In Building Business in Post-Communist Russia, Eastern Europe, and Eurasia: Collective Goods, Selective Incentives, and Predatory States Dinissa Duvanova discusses a “theory of defensive organizations”. Duvanova proposes this theory as an alternative to the theory of interest groups by Olson, Stigler et al. The theory of defensive organizations arises from the critique of the view of business associations as lobbyists caring only for their own interests. Duvanova uses quantitative data from 27 countries in Eastern Europe and Eurasia and qualitative data about the situation in Russia, Ukraine, Croatia and Kazakhstan in order to show that the experience of post-communist countries does not correspond to the predictions of the theory of interest groups. The author sets out to examine and counter the following myths about business associations, including: (1) business associations are a consequence of good institutions; (2) they are not needed in countries with the high level of corruption; (3) they act as cartels seeking to price collusion; (4) compulsory membership in the business associations may solve the collective action problem. Duvanova concludes that business associations in Russia and in other countries of Eastern Europe and Eurasia protect their members from a predatory state rather than from a free market. The review notes some limitations of the book: 1) a relatively short period of quantitative analysis (six-year period from 1999 to 2005); 2) an insufficient account of the differences within the countries; and 3) the excessive optimism of the theory. In general, Duvanova proposes a theory which has high explanatory potential, which will be useful for further empirical research. She consciously simplifies the explanatory scheme to offer a formal model that can be applied to problems beyond the scope of this book. Furthermore, the reviewer notes that the theory of defensive organizations does not contradict the theory of interest groups, rather it expands and complements this theory for countries with a recently developing business community.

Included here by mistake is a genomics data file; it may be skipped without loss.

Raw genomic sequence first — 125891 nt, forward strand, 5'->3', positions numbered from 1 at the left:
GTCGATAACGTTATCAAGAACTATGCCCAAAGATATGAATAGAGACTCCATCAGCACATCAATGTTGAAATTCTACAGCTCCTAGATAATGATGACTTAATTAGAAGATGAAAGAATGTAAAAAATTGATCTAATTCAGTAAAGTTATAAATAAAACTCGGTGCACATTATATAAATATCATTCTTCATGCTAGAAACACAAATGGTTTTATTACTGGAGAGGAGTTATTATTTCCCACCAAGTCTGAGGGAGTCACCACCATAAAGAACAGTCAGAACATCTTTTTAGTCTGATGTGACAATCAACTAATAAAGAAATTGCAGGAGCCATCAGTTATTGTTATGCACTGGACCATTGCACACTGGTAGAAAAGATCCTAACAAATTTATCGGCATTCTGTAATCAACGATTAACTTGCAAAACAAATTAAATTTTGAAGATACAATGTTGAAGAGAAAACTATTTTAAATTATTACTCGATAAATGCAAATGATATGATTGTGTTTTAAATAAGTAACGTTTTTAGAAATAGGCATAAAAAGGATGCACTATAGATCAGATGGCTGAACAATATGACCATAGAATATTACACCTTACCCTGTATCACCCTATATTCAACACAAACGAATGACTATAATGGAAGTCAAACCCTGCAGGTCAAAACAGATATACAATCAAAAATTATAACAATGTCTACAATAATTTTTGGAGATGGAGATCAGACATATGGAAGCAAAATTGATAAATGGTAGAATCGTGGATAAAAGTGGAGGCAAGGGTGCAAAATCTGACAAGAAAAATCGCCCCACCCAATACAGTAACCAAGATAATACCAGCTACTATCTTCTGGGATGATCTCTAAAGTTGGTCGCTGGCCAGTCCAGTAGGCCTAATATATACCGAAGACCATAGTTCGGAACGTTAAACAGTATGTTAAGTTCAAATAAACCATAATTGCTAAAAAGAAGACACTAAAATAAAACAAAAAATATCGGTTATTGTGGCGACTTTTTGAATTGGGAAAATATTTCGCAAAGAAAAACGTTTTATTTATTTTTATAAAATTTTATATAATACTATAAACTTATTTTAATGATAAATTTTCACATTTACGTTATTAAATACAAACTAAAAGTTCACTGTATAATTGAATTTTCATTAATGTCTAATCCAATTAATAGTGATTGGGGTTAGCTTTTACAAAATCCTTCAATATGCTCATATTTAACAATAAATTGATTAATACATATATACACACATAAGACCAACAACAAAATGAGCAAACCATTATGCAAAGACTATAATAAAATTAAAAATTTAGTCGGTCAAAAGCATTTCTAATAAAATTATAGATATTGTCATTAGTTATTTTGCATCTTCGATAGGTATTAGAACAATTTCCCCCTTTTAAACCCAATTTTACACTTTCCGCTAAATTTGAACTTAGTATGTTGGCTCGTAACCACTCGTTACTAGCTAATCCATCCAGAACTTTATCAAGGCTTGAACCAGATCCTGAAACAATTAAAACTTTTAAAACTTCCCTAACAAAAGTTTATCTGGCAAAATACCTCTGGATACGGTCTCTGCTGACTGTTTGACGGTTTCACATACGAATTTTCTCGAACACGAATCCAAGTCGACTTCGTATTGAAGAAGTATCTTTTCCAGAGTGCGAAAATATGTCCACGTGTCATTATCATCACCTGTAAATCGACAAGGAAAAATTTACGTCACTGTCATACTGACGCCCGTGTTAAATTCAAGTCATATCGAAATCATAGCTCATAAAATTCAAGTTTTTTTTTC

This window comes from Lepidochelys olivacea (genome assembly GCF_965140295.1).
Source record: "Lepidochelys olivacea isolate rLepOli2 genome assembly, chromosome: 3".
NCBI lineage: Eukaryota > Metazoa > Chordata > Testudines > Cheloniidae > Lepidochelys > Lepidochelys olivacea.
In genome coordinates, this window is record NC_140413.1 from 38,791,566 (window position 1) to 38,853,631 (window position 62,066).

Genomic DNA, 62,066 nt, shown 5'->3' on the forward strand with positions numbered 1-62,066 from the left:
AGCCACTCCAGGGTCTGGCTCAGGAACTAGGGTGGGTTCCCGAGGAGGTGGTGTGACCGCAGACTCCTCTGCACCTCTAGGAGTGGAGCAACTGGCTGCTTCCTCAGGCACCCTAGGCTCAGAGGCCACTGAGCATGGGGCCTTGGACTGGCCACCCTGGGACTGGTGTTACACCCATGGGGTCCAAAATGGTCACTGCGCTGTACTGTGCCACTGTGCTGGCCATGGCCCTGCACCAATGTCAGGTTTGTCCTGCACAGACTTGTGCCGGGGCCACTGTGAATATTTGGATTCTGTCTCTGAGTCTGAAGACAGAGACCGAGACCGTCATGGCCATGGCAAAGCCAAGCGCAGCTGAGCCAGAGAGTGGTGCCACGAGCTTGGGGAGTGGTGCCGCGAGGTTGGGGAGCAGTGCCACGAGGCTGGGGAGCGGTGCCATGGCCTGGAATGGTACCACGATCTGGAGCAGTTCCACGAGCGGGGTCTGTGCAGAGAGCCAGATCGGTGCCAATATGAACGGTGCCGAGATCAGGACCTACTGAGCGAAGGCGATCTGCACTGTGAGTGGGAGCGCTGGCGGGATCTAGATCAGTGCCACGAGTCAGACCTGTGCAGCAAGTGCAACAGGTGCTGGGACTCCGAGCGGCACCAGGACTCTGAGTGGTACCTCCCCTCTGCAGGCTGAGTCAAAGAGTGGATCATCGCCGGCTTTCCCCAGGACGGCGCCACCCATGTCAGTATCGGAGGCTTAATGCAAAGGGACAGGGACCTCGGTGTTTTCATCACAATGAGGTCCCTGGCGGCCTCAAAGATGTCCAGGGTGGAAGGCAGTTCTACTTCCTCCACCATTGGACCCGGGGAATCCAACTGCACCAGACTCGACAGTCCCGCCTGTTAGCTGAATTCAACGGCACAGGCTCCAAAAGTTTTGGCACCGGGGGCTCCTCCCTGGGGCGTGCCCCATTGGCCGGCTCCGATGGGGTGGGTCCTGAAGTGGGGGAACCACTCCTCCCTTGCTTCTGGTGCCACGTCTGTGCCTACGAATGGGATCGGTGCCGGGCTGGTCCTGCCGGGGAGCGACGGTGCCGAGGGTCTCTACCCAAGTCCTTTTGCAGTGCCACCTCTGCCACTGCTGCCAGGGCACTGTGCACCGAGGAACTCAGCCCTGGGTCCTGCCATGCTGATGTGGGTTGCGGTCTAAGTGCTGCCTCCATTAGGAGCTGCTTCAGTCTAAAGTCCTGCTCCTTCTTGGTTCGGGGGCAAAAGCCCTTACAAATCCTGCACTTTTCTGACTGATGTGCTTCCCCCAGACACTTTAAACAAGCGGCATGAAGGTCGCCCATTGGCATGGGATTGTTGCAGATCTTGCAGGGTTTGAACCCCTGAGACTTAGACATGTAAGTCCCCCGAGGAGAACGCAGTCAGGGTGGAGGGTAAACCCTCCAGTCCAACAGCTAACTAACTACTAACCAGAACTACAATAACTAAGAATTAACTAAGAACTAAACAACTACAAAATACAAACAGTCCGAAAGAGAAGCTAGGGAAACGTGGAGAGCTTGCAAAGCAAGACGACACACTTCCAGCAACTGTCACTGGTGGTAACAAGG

The article analyses the characteristics of small and medium sized enterprises and state policy towards SME in modern Russia – in the context of some rather unknown for the Russian experts evidences of last decades, formulated in the works of leading world researchers concerning the role of entrepreneurship, its conditions of development and institutional design of the state policy to promote entrepreneurial activity and innovations.